- AdBlue (Diesel engines only – extra cost if needed)
- External lights, instrument warning lights and horn operation
Internal and Vision Checks
- Operation and condition of windscreen wipers and washers
- Pollen filter condition and advise if replacement needed (extra cost)
- Windscreen for cracks and chips
- External and internal mirror condition
- Number plate condition
- Seat belt operation
- General oil leaks and advice
- Antifreeze strength and advice
- Radiator and coolant hoses condition and leaks (including header tank)
- Auxiliary drive belts (NOT timing belt) condition and tension
- Fuel system and tank (if visible)
- Timing belt replacement intervals and advice
- Brake fluid condition and advise if replacement needed (extra cost)
- Visual check of brake pads for wear
- Visual check of brake disks for wear
- All visible brake pipes and hoses
- Hand brake operation
- Brake callipers for leaks and security
Wheels & Tyres Full-Service Check
- Tyre condition and tyre depths
- Tyre pressure and adjust
- Road springs
Steering & Components Check
- Steering/ suspension components
- Steering rack gaiters condition
- Shock absorber condition
- Wheel bearings
- Exhaust smoke (diesel)
- Exhaust condition and advise
Drive System Check
- Check drive shaft gaiters for security and report leaks
- Clutch fluid level (if applicable)
- Transmission oil leaks
When should I get a full-car service?
Your car service schedule depends on the usage of the vehicle. A person who rarely takes the machine out of the garage might not need much assistance compared to a person who drives in an area with rocky roads and potholes.
The general full-service timeline is every 12 months or 12,000 miles, whichever comes first. For those opting for a more regular car service, interim service (every 6,000 miles or 6 months) is a good option to be carried out in between the full service.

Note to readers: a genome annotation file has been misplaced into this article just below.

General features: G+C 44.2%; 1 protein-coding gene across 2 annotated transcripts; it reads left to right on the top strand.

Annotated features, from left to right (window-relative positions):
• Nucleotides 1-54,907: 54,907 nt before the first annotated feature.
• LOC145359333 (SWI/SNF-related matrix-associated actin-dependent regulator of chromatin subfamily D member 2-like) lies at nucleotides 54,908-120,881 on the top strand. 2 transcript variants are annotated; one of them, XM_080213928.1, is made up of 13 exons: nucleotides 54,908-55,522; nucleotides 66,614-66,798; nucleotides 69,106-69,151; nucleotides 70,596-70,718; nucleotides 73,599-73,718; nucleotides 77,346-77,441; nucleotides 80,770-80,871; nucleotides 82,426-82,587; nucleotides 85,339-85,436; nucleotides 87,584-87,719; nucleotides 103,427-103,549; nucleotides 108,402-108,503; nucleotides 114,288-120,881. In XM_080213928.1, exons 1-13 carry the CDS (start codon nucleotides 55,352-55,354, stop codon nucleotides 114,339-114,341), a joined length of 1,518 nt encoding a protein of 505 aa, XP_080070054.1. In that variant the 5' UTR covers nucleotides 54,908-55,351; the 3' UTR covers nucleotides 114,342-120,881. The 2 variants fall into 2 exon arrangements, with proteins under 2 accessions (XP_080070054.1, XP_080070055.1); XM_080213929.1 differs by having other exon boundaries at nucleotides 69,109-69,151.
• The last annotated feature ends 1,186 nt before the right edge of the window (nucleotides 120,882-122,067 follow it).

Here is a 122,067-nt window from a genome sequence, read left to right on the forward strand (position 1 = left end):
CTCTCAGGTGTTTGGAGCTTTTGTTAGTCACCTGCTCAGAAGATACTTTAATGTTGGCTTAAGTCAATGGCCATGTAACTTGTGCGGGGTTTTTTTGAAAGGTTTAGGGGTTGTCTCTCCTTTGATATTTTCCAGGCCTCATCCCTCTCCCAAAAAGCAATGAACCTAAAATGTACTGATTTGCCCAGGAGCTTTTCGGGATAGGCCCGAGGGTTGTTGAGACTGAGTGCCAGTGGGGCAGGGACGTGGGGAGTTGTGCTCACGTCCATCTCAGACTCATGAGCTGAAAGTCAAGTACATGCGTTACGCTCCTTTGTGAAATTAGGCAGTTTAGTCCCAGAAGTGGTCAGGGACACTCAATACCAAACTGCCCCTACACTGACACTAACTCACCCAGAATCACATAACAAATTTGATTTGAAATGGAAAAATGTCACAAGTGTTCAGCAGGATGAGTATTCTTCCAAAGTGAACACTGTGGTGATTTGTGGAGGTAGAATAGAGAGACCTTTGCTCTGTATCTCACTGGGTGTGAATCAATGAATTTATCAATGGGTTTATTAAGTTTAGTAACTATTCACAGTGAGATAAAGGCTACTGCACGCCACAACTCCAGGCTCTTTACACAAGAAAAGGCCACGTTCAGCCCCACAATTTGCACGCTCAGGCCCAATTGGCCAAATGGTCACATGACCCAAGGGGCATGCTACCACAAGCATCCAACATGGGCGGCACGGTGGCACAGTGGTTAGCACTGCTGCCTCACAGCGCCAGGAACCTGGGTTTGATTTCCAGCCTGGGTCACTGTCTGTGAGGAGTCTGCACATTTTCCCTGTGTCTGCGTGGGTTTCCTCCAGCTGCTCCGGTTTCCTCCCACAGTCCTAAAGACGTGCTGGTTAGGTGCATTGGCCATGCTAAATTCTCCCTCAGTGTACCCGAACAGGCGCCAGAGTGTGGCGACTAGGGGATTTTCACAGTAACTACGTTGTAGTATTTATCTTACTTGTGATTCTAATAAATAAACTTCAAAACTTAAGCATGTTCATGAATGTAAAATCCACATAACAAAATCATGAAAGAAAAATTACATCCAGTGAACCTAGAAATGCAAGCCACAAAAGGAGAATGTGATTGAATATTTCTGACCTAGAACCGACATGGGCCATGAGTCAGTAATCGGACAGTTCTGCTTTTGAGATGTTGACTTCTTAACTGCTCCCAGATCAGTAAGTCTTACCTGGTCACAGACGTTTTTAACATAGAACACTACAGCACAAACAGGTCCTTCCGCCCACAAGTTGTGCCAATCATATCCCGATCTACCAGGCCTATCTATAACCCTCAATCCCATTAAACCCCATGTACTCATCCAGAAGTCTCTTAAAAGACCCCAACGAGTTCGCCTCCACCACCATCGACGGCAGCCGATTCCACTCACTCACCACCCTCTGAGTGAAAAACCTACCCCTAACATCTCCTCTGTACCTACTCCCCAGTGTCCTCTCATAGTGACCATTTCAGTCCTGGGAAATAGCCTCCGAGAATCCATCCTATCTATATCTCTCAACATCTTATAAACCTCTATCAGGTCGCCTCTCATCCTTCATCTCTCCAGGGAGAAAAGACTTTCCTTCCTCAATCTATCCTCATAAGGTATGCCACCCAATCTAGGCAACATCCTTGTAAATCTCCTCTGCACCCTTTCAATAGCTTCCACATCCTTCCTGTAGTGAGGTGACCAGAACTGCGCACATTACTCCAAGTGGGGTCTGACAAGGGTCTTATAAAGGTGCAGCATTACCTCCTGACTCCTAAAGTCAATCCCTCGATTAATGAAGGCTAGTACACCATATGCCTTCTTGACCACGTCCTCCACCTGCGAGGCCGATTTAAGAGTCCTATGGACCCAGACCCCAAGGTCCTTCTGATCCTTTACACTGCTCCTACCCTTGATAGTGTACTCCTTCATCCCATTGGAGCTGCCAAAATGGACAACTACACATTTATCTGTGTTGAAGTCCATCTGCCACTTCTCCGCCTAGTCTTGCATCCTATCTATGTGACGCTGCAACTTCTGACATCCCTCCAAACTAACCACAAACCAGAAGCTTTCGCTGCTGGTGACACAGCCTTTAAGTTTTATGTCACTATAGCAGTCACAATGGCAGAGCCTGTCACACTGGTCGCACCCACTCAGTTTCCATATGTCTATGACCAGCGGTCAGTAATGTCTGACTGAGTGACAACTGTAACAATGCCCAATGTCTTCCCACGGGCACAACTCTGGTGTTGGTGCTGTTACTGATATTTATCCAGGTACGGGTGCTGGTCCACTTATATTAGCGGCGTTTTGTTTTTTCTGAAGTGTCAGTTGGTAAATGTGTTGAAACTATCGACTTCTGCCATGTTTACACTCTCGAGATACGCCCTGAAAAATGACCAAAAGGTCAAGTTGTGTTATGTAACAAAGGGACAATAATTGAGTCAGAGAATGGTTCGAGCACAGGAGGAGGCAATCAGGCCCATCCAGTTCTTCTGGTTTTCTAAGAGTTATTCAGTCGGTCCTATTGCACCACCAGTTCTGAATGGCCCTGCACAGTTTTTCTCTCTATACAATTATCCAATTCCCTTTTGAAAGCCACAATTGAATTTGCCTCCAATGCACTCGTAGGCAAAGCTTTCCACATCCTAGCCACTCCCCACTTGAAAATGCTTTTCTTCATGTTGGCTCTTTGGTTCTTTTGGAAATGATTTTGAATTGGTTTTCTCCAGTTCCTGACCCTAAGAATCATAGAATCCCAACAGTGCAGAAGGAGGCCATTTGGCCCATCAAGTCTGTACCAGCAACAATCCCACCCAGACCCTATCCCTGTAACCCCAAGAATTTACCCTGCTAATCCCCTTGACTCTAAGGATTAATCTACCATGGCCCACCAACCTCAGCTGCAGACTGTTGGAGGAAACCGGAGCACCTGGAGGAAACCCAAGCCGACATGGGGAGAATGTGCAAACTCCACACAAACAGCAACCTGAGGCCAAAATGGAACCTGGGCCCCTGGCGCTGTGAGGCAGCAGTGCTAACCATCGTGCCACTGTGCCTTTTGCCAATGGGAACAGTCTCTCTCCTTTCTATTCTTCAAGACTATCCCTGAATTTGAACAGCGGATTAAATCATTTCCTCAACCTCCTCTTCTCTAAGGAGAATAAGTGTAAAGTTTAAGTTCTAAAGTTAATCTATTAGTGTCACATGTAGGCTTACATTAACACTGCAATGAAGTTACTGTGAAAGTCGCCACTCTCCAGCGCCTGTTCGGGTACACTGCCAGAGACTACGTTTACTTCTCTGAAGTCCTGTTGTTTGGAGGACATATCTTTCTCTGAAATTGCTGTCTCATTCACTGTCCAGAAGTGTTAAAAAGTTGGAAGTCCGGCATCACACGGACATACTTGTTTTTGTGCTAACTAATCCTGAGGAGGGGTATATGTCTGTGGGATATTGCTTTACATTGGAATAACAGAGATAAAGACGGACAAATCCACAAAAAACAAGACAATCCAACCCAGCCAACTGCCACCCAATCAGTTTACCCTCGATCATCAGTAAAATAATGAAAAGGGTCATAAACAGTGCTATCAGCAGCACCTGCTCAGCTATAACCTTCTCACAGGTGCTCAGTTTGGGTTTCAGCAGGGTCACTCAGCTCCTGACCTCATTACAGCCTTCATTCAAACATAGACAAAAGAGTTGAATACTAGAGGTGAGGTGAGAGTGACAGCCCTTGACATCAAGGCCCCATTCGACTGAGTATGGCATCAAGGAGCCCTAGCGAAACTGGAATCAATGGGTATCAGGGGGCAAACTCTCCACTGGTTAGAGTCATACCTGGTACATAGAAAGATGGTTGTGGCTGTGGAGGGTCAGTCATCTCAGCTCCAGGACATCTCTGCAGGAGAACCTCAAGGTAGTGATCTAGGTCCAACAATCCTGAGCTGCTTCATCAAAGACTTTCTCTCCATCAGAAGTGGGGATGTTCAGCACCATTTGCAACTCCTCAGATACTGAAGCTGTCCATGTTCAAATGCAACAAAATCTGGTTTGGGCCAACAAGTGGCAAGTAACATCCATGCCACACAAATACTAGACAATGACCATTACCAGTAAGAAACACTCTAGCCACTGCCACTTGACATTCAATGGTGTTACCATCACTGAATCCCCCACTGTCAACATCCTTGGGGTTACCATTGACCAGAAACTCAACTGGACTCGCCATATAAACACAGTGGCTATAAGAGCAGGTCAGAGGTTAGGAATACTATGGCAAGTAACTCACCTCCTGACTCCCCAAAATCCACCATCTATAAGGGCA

How much does a full-service cost?
The full-service cost is dependent on the centre providing the service. At Acton Service Centre, the full-service charge ranges between 160-290 GBP. You can also avail a discounted MOT along with the full-service for only £10.
How long will a full-service take?
A full-car service takes somewhere around 3 hours to get done since it entails several checks and top-ups. The best way is to book an appointment with us through our page and get an estimate. You can either leave the car in the garage or simply opt for the free collection and delivery, subject to availability.
What’s the difference between a full-service and MOT?
A Ministry of Transport Test (MOT) is a mandatory check for all vehicles older than 2 years, required by UK law. It is basically a test to gauge the roadworthiness of your car, ensuring that stays well within the minimum required level. This is done to ensure all the vehicles that are out on the road are safe, with all their basic parts working efficiently.
An expired MOT certificate can lead to a hefty fine, along with your insurance being deemed invalid. Thus, this annual check is of great importance and is necessary when you’re out on the road.
There is a misconception among vehicle owners that if they have availed the passed MOT certificate, it negates the need to regularly service the car. A dangerous assumption, I must say! Let me explain this briefly.
If you’re looking for an in-depth guide on the difference between MOT and car service, get it here.
An MOT only checks the essential and basic parts and has a threshold for every check, above which they issue a passed certificate. For example, if your engine oil is above the minimum level, it would earn you a passed certificate. But that does not mean that the engine oil is enough to go around for another year or even a few months.
On the flip side, if you fail the MOT, you will need to get your car serviced to fix the issues. They are both essential to keep a vehicle in the best condition and follow the law. However, one cannot compensate for the other.
To answer the above question, A full car-service entails a higher number of checks and works to resolve any issues, while an MOT is a more basic check that would just fail you if the condition is up to the mark.
This brings us to the end of our article on Full car service.
I hope this answered your question of what a Full Car Service includes and solved your doubts.
For more such articles, keep watching this space.